Hypocrisy. Presenting oneself one way (perceived as good) in public while actively living a different way (definitely bad) in private. Sort of like this:
And of course the problem of hypocrisy is made far worse if the hypocrite isn’t just presenting himself as good but is also admonishing others to walk in a certain way— the way he walks.
Isn’t that why Jesus reserved His harshest words for the Pharisees? They weren’t only presenting themselves as good, but were also teaching others how to be good (according to them)—all while filled with arrogance and living lives of wheeling-dealing wickedness behind the scenes.
By this definition, Tullian Tchividjian has been exposed to be a quintessential hypocrite. Not only committing adultery, but committing adultery as a pastor, which justifies the accusation of clergy abuse. And not only that, but either grooming or fully taking advantage of several women at the same time. And not only that, but doing it all while preaching and teaching and writing about the gospel of the grace of Jesus Christ, which is a gospel of more than simply forgiveness but power to live a transformed life. The series of posts over at Spiritual Sounding Board presents the entire situation in a light that makes the hypocrisy clear, and as we grieve for his victims and their families and his family, I think it wouldn’t be inappropriate to use language such as what Jesus used in reference to this arrogant abuse of power.
On the other hand, I have a friend who has been accused of hypocrisy because she used to believe in a harsh, strict, legalistic way, but has over time recognized the error of those views. Some people have said that because she raised her children in the legalistic way but now doesn’t practice that way any more, she is a hypocrite.
But this is actually not hypocrisy at all. That’s simply growth and change as a result of changing one’s views. Because it’s essential to the definition of hypocrisy that the person be living one way (perceived to be good) while speaking and teaching another (definitely bad)—at the same time.
The end of the post I linked to above at Spiritual Sounding Board makes a plea to those in the Christian community who are being affected by this news about Tullian Tchividjian. Those who used to vehemently support him are now repenting and reaching out to those they hurt with their words. What’s happening with these people isn’t hypocrisy, but seeing the light and desiring to grow and change. For this we can be very thankful.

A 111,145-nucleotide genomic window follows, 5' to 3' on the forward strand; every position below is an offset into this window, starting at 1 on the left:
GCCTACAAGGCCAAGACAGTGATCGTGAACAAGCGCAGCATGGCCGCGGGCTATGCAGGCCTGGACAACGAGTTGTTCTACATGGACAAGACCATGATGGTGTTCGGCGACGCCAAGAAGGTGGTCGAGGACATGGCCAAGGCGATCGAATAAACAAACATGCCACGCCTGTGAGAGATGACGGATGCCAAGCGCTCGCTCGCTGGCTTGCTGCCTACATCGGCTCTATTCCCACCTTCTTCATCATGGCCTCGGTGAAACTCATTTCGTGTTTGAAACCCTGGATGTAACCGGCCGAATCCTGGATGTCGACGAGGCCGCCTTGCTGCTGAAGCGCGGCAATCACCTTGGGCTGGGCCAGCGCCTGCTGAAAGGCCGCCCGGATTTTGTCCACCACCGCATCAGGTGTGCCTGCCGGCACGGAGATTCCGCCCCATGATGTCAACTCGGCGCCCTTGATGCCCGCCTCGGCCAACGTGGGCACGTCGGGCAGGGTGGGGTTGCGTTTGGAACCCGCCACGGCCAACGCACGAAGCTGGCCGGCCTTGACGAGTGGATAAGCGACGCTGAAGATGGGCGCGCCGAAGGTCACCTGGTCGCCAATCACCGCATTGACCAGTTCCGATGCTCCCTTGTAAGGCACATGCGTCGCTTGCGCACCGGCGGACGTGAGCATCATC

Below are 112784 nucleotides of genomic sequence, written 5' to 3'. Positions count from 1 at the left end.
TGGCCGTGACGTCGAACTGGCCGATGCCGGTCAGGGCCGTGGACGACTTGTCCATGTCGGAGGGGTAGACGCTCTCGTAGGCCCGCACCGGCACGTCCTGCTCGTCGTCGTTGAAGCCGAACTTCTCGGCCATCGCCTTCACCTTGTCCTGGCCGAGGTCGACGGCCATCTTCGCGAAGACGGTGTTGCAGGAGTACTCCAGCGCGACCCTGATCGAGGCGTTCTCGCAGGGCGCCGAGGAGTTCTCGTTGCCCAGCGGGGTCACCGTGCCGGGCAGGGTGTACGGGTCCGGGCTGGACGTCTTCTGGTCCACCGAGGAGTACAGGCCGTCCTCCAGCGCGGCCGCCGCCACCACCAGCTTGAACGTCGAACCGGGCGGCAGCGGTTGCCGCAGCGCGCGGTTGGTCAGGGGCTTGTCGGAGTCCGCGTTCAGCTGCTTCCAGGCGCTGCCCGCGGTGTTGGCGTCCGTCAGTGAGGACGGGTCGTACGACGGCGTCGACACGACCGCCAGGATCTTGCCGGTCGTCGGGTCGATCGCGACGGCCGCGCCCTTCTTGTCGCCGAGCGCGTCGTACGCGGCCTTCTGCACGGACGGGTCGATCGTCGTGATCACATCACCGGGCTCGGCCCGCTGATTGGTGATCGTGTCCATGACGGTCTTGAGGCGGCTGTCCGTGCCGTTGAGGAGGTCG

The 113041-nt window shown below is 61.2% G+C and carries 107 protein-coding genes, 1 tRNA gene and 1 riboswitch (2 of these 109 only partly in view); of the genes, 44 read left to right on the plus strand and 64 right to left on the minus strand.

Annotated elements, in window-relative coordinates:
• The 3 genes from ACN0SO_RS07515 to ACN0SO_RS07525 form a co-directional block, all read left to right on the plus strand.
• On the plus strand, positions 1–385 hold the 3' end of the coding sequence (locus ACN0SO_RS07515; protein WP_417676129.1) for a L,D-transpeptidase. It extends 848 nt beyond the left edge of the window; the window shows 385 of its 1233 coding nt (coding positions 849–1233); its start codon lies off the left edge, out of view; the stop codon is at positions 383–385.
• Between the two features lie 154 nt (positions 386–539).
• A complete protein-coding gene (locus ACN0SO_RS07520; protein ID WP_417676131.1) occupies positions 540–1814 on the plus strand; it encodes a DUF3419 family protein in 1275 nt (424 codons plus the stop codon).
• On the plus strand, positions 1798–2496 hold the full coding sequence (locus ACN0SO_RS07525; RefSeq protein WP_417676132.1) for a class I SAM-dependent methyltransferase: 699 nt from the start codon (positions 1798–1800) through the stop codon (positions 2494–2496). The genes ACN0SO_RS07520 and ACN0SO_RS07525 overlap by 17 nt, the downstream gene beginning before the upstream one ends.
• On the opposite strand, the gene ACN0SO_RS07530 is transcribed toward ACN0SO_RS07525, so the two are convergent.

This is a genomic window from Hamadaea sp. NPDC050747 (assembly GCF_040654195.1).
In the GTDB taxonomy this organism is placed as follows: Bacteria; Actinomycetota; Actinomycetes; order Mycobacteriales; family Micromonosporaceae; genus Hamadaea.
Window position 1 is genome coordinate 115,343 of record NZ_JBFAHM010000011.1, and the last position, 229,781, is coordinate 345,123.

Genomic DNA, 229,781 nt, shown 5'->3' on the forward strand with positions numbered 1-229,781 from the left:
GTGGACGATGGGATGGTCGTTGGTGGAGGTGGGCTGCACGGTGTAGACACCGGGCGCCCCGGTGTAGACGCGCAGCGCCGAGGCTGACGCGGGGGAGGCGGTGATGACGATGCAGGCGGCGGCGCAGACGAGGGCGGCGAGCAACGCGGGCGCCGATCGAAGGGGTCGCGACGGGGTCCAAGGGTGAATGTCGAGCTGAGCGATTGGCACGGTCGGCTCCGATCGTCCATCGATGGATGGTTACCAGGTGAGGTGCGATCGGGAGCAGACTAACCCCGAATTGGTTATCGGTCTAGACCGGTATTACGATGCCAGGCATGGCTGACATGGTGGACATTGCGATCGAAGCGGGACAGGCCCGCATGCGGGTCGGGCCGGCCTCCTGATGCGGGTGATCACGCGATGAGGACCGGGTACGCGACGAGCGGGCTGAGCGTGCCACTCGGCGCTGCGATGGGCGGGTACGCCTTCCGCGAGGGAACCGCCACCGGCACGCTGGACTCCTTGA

It would be a beautiful thing if we could see that same kind of humility and desire for change in many arenas. After all, our gospel isn’t simply a gospel of forgiveness, but of transformation. By the grace of God, an exhausted world can see Christians living lives transformed to live and walk in a holy way, by the resurrection power of Jesus Christ.
it would be wonderful if more allies of an abuser in church, would reach out and aplogise those hurt and abused instead of living in denial. Ok these people may not have realised at first, what was going on, but once the abuse is brought into the light……then is the time for humility on the part of those in charge…..this would be very healing for the victim.
I agree, tess, and there are many, many examples of enablers who have never acknowledged or expressed sorrow for their enabling. Bob Jones University would be another example, http://www.bjugrace.com.
[…] another sin here that never gets mentioned in your entire article: hypocrisy. This is a man who causes his family to wonder if he is demon possessed, but still goes to church […]